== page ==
There has to be a dollar figure at the end of the rainbow, but it’s damn hard to find out exactly what that number might be, which is further complicated by variables such as the price of raw materials, wages, transport, government duties, currency and so on and so on. Ratchet that fluctuating matrix up a notch by calculating the investment required to produce components such as rubber moulds across size runs from 6 to 14 and pretty soon your eyeballs will start rolling backwards quicker than you can say Heather O’Rourke.
So the simple answer to the question is that... it’s not simple at all.
Brands are also notoriously nervous on this subject, and for good reason. You don’t just call up the switchboard in Portland and pepper ‘em with these kinds of questions. Any discussion of price is a potential PR disaster, because it can so easily swing like a nunchukka into a very, very delicate area, one where universally held presumptions about child labor and sweatshops reside. The logic seems to be that if millions of Guangzhou grommets are getting ‘paid’ $1.25 a week to make our shoes, therefore each pair costs – I’ll say it again – a few lousy dollars.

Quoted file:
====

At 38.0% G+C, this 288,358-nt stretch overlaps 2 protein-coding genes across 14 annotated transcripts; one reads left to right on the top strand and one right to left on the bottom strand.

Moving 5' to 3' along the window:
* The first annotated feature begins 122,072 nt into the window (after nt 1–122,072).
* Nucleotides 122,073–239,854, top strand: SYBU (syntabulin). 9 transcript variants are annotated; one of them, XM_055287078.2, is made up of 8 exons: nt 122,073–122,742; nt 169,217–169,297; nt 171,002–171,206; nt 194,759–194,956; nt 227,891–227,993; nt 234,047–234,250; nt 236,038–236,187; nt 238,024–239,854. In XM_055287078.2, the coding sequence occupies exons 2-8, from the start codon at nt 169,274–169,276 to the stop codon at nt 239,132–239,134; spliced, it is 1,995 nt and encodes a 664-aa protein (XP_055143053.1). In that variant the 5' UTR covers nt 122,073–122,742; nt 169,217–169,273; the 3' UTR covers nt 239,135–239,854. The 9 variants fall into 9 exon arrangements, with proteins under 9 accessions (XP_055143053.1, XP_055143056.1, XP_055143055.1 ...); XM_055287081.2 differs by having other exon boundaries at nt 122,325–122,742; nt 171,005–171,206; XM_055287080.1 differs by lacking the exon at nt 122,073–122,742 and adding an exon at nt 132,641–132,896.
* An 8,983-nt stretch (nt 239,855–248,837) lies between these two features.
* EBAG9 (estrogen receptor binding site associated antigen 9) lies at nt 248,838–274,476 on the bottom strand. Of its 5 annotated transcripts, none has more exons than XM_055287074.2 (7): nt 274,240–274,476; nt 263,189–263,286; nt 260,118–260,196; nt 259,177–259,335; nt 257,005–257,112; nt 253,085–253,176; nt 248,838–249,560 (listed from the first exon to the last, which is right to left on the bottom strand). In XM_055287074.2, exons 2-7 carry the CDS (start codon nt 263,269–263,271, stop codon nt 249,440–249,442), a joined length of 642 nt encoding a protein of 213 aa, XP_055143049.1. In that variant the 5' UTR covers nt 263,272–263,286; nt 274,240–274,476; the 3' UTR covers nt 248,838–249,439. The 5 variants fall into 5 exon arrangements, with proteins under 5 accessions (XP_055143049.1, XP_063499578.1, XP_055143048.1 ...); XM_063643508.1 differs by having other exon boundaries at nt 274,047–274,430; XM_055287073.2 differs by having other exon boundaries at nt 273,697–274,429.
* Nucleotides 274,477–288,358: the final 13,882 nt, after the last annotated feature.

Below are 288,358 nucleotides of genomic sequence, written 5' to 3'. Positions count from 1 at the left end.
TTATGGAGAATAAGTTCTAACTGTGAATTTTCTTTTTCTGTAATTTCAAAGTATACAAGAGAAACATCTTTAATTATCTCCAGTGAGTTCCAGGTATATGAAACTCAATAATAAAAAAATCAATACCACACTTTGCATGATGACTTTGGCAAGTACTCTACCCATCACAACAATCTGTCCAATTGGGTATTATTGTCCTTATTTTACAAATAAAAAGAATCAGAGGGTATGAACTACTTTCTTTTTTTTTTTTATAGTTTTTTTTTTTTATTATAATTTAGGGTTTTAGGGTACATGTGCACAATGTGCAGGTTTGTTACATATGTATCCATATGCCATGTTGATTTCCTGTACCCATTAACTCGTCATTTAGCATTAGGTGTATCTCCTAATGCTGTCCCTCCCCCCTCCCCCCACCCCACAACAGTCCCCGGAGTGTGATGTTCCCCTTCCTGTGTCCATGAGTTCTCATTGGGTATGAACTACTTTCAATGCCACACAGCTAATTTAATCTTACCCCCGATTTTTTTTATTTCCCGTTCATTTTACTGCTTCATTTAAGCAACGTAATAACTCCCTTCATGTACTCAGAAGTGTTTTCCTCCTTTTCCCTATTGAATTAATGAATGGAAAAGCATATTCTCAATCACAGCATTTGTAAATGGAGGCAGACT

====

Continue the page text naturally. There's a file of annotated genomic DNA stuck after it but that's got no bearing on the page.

Sound familiar? Well not so fast Wen Jiabao! This article was originally intended to answer that question, once and for all. However, the deeper I delved into it, the more my mathematical quest became a rather pointless exercise. There is no answer. I mean, there is. But there isn’t, if you know what I mean. All things considered, it’s just not possible to put a definitive price on a single pair of shoes, simply because there are too many imponderables. But I did uncover one recurring thread gleaned from industry insiders and it’s something that although obvious to some degree, you might not like to hear.
We will all be paying 10-15% more for our shoes in 2012, maybe even more.
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